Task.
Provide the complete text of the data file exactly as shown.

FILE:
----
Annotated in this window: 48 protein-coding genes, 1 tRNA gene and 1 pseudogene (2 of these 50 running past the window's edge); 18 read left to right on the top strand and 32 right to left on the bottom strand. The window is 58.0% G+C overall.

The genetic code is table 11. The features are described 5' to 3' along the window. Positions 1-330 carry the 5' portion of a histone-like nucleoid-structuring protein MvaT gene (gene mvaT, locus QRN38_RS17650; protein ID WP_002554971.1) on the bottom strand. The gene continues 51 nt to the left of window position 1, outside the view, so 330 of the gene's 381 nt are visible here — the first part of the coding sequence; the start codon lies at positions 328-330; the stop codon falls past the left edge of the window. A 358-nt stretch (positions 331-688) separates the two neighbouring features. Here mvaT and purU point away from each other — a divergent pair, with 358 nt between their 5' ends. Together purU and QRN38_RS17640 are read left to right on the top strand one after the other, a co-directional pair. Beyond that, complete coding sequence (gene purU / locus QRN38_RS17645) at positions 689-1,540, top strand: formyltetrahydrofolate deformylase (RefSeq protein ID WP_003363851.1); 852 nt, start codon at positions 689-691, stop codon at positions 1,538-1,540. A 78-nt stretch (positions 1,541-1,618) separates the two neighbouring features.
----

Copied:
Annotated in this window: 48 protein-coding genes, 1 tRNA gene and 1 pseudogene (2 of these 50 running past the window's edge); 18 read left to right on the top strand and 32 right to left on the bottom strand. The window is 58.0% G+C overall.

The genetic code is table 11. The features are described 5' to 3' along the window. Positions 1-330 carry the 5' portion of a histone-like nucleoid-structuring protein MvaT gene (gene mvaT, locus QRN38_RS17650; protein ID WP_002554971.1) on the bottom strand. The gene continues 51 nt to the left of window position 1, outside the view, so 330 of the gene's 381 nt are visible here — the first part of the coding sequence; the start codon lies at positions 328-330; the stop codon falls past the left edge of the window. A 358-nt stretch (positions 331-688) separates the two neighbouring features. Here mvaT and purU point away from each other — a divergent pair, with 358 nt between their 5' ends. Together purU and QRN38_RS17640 are read left to right on the top strand one after the other, a co-directional pair. Beyond that, complete coding sequence (gene purU / locus QRN38_RS17645) at positions 689-1,540, top strand: formyltetrahydrofolate deformylase (RefSeq protein ID WP_003363851.1); 852 nt, start codon at positions 689-691, stop codon at positions 1,538-1,540. A 78-nt stretch (positions 1,541-1,618) separates the two neighbouring features.